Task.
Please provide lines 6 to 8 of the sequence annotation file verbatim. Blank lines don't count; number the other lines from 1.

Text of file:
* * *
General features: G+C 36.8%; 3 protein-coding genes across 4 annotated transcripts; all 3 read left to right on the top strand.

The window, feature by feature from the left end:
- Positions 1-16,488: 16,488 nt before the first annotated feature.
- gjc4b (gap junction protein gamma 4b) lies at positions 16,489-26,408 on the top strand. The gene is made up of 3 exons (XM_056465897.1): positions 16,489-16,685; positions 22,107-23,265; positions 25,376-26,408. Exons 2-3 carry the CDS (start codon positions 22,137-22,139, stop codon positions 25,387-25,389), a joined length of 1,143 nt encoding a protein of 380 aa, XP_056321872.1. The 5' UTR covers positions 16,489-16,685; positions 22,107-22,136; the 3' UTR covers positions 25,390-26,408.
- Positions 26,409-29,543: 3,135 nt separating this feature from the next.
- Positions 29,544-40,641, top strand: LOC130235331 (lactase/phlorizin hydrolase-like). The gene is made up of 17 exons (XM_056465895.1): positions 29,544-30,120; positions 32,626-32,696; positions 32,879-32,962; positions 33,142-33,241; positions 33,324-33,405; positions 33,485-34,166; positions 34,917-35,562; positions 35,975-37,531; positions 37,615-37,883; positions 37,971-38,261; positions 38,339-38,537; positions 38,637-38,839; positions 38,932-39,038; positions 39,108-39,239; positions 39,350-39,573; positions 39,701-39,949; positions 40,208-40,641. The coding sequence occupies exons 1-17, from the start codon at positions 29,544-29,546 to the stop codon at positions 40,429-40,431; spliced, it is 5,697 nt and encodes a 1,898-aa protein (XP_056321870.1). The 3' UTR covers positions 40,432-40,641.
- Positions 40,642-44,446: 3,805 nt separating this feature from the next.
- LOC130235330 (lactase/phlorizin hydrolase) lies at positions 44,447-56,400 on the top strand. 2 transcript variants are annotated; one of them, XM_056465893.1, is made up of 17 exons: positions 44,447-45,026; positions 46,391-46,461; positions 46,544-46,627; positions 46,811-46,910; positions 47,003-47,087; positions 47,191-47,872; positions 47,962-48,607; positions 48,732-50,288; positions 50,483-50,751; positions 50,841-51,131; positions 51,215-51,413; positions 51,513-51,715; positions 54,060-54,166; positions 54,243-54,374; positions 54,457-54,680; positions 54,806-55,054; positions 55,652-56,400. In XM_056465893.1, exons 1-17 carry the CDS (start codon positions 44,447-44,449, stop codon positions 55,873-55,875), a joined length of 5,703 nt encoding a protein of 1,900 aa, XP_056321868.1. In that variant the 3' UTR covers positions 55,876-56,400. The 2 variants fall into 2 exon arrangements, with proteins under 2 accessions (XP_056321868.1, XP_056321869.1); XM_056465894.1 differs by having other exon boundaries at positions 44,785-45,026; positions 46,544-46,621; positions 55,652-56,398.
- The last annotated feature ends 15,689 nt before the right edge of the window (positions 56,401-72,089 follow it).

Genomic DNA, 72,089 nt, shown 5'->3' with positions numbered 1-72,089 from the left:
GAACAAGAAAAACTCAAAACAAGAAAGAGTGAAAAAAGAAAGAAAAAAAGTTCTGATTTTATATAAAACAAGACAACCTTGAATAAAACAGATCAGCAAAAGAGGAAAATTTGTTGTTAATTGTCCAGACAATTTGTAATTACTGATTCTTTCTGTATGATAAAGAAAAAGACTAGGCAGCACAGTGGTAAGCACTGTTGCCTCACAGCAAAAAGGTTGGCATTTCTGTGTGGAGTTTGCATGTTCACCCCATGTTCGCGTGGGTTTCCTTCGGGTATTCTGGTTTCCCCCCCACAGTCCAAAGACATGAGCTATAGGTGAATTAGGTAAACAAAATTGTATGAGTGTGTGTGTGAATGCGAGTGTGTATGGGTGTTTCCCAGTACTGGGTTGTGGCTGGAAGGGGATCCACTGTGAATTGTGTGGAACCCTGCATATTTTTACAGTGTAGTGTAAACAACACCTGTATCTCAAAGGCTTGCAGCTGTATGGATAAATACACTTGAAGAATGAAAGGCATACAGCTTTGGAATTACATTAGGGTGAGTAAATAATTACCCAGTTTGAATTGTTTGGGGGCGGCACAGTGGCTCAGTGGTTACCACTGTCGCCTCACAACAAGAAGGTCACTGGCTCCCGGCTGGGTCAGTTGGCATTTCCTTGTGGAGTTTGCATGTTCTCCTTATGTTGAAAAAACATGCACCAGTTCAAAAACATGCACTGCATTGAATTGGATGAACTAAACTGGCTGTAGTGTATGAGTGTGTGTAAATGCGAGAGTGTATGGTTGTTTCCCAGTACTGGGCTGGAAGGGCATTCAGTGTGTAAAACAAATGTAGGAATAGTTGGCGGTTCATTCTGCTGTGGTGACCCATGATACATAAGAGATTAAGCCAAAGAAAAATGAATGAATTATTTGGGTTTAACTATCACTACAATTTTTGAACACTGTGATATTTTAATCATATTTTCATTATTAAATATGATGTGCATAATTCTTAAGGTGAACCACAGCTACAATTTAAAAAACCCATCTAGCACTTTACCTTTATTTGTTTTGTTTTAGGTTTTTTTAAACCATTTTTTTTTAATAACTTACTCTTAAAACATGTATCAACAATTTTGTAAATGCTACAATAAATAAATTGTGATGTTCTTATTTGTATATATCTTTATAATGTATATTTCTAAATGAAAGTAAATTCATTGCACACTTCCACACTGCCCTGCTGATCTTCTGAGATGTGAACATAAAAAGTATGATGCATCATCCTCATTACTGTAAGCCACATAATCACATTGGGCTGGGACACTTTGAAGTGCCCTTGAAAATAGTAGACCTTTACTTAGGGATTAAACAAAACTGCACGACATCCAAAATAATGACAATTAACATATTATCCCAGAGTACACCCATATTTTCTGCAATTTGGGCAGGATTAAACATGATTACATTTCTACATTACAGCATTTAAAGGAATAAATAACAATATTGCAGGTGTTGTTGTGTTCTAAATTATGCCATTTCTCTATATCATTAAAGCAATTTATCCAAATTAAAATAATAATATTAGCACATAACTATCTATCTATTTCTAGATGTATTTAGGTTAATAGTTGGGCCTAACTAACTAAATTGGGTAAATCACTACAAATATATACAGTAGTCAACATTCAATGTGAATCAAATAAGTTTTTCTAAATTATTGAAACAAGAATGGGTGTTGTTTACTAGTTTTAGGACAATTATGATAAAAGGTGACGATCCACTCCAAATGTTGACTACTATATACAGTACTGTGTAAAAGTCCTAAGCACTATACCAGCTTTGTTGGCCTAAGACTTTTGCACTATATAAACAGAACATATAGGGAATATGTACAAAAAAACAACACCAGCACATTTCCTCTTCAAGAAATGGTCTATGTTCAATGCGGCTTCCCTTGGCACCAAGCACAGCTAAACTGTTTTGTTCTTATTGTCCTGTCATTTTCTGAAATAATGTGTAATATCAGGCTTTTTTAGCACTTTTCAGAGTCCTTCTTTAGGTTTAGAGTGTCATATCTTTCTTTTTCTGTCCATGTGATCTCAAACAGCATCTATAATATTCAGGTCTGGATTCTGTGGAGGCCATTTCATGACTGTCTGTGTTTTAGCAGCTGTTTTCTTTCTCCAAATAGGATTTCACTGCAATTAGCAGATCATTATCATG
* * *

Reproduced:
- Positions 29,544-40,641, top strand: LOC130235331 (lactase/phlorizin hydrolase-like). The gene is made up of 17 exons (XM_056465895.1): positions 29,544-30,120; positions 32,626-32,696; positions 32,879-32,962; positions 33,142-33,241; positions 33,324-33,405; positions 33,485-34,166; positions 34,917-35,562; positions 35,975-37,531; positions 37,615-37,883; positions 37,971-38,261; positions 38,339-38,537; positions 38,637-38,839; positions 38,932-39,038; positions 39,108-39,239; positions 39,350-39,573; positions 39,701-39,949; positions 40,208-40,641. The coding sequence occupies exons 1-17, from the start codon at positions 29,544-29,546 to the stop codon at positions 40,429-40,431; spliced, it is 5,697 nt and encodes a 1,898-aa protein (XP_056321870.1). The 3' UTR covers positions 40,432-40,641.
- Positions 40,642-44,446: 3,805 nt separating this feature from the next.
- LOC130235330 (lactase/phlorizin hydrolase) lies at positions 44,447-56,400 on the top strand. 2 transcript variants are annotated; one of them, XM_056465893.1, is made up of 17 exons: positions 44,447-45,026; positions 46,391-46,461; positions 46,544-46,627; positions 46,811-46,910; positions 47,003-47,087; positions 47,191-47,872; positions 47,962-48,607; positions 48,732-50,288; positions 50,483-50,751; positions 50,841-51,131; positions 51,215-51,413; positions 51,513-51,715; positions 54,060-54,166; positions 54,243-54,374; positions 54,457-54,680; positions 54,806-55,054; positions 55,652-56,400. In XM_056465893.1, exons 1-17 carry the CDS (start codon positions 44,447-44,449, stop codon positions 55,873-55,875), a joined length of 5,703 nt encoding a protein of 1,900 aa, XP_056321868.1. In that variant the 3' UTR covers positions 55,876-56,400. The 2 variants fall into 2 exon arrangements, with proteins under 2 accessions (XP_056321868.1, XP_056321869.1); XM_056465894.1 differs by having other exon boundaries at positions 44,785-45,026; positions 46,544-46,621; positions 55,652-56,398.